The saffron censorship that governs India: Why national pride and religious sentiment trump freedom of expression

The saffron censorship that governs India

Zareer Masani reveals why national pride and religious sentiment trump freedom of expression
Prince Charles' 'black spider' letters to be published 'within weeks'

Prince Charles' 'black spider' letters to be published 'within weeks'

Supreme Court rules Dominic Grieve's ministerial veto was invalid
Distressed Zayn Malik fans are cutting themselves - how did fandom get so dark?

How did fandom get so dark?

Grief over Zayn Malik's exit from One Direction seemed amusing until stories of mass 'cutting' emerged. Experts tell Gillian Orr the distress is real, and the girls need support
The galaxy collisions that shed light on unseen parallel Universe

The cosmic collisions that have shed light on unseen parallel Universe

Dark matter study gives scientists insight into mystery of space
The Swedes are adding a gender-neutral pronoun to their dictionary

Swedes introduce gender-neutral pronoun

Why, asks Simon Usborne, must English still struggle awkwardly with the likes of 's/he' and 'they'?
Disney's mega money-making formula: 'Human' remakes of cartoon classics are part of a lucrative, long-term creative plan

Disney's mega money-making formula

'Human' remakes of cartoon classics are part of a lucrative, long-term creative plan
Lobster has gone mainstream with supermarket bargains for £10 or less - but is it any good?

Lobster has gone mainstream

Anthea Gerrie, raised on meaty specimens from the waters around Maine, reveals how to cook up an affordable feast
Easter 2015: 14 best decorations

14 best Easter decorations

Get into the Easter spirit with our pick of accessories, ornaments and tableware
Paul Scholes column: Gareth Bale would be a perfect fit at Manchester United and could turn them into serious title contenders next season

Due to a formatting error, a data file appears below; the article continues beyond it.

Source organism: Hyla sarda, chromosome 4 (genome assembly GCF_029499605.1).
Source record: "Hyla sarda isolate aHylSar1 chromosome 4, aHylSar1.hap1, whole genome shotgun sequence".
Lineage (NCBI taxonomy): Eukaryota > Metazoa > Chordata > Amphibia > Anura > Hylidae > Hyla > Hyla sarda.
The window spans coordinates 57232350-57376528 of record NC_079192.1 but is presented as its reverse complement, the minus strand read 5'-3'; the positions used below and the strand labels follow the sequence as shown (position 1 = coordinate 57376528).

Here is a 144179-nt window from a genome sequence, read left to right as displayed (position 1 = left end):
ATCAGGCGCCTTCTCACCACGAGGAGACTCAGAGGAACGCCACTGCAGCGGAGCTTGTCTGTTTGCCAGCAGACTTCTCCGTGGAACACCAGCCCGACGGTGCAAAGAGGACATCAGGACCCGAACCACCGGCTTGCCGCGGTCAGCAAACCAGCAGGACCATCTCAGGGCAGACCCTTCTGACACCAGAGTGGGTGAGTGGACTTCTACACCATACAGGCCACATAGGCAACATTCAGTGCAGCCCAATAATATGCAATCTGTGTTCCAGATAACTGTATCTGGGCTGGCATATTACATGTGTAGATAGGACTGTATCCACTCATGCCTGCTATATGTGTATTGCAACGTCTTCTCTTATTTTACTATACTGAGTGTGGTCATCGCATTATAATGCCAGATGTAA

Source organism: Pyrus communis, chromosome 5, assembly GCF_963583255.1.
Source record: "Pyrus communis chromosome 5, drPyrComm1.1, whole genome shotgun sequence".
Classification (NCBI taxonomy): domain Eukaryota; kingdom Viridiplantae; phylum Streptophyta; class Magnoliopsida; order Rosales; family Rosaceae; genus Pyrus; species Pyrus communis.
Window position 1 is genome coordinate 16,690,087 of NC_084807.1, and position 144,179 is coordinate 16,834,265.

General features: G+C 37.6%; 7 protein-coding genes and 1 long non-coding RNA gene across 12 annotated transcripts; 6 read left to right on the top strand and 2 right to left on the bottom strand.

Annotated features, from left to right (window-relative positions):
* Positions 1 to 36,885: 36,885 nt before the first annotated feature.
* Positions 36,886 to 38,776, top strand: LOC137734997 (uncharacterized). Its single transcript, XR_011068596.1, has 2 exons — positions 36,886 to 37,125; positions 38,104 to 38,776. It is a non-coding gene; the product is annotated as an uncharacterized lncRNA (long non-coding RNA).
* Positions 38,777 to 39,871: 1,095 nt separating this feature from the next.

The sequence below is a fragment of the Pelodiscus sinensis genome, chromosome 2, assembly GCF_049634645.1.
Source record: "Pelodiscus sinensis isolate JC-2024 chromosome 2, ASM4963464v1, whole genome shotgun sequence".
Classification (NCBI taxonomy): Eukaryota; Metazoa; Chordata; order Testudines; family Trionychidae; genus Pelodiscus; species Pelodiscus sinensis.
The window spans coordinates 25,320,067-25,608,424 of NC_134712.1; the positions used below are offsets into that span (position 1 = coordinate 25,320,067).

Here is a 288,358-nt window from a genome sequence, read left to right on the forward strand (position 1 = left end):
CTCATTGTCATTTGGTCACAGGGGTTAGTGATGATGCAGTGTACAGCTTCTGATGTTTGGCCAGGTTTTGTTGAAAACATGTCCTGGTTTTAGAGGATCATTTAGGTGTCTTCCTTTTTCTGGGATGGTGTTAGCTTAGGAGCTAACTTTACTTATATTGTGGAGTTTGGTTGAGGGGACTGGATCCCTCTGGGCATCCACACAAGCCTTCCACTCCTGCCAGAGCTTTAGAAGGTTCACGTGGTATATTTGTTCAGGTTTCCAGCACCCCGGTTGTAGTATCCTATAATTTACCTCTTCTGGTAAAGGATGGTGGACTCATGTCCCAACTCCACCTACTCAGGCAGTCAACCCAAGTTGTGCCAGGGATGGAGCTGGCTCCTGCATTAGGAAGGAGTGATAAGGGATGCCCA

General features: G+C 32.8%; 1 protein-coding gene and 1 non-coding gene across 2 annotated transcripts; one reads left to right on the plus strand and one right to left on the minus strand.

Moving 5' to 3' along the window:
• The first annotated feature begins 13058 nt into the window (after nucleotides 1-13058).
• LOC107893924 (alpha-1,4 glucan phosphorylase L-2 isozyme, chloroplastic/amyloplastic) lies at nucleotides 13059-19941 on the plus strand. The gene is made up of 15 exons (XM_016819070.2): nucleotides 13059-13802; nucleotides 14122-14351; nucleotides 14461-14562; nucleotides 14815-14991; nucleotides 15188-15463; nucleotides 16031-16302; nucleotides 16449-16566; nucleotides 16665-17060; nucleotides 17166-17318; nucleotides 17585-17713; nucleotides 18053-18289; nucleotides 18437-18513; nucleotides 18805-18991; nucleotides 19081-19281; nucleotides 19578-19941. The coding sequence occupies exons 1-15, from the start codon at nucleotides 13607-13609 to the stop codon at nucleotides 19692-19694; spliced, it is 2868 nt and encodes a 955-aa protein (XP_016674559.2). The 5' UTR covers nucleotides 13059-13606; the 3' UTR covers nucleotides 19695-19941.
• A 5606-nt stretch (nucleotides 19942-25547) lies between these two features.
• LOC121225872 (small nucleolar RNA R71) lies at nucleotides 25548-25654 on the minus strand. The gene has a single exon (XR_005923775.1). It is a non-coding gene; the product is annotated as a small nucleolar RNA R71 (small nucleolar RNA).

Paul Scholes column

Gareth Bale would be a perfect fit at Manchester United and could turn them into serious title contenders next season
Inside the Kansas greenhouses where Monsanto is 'playing God' with the future of the planet

The future of GM

The greenhouses where Monsanto 'plays God' with the future of the planet
Britain's mild winters could be numbered: why global warming is leaving UK chillier

Britain's mild winters could be numbered

Gulf Stream is slowing down faster than ever, scientists say
Government gives £250,000 to Independent appeal

Government gives £250,000 to Independent appeal

Donation brings total raised by Homeless Veterans campaign to at least £1.25m
Oh dear, the most borrowed book at Bank of England library doesn't inspire confidence

The most borrowed book at Bank of England library? Oh dear

The book's fifth edition is used for Edexcel exams
Cowslips vs honeysuckle: The hunt for the UK’s favourite wildflower

Cowslips vs honeysuckle

It's the hunt for UK’s favourite wildflower
Child abuse scandal: Did a botched blackmail attempt by South African intelligence help Cyril Smith escape justice?

Did a botched blackmail attempt help Cyril Smith escape justice?

A fresh twist reveals the Liberal MP was targeted by the notorious South African intelligence agency Boss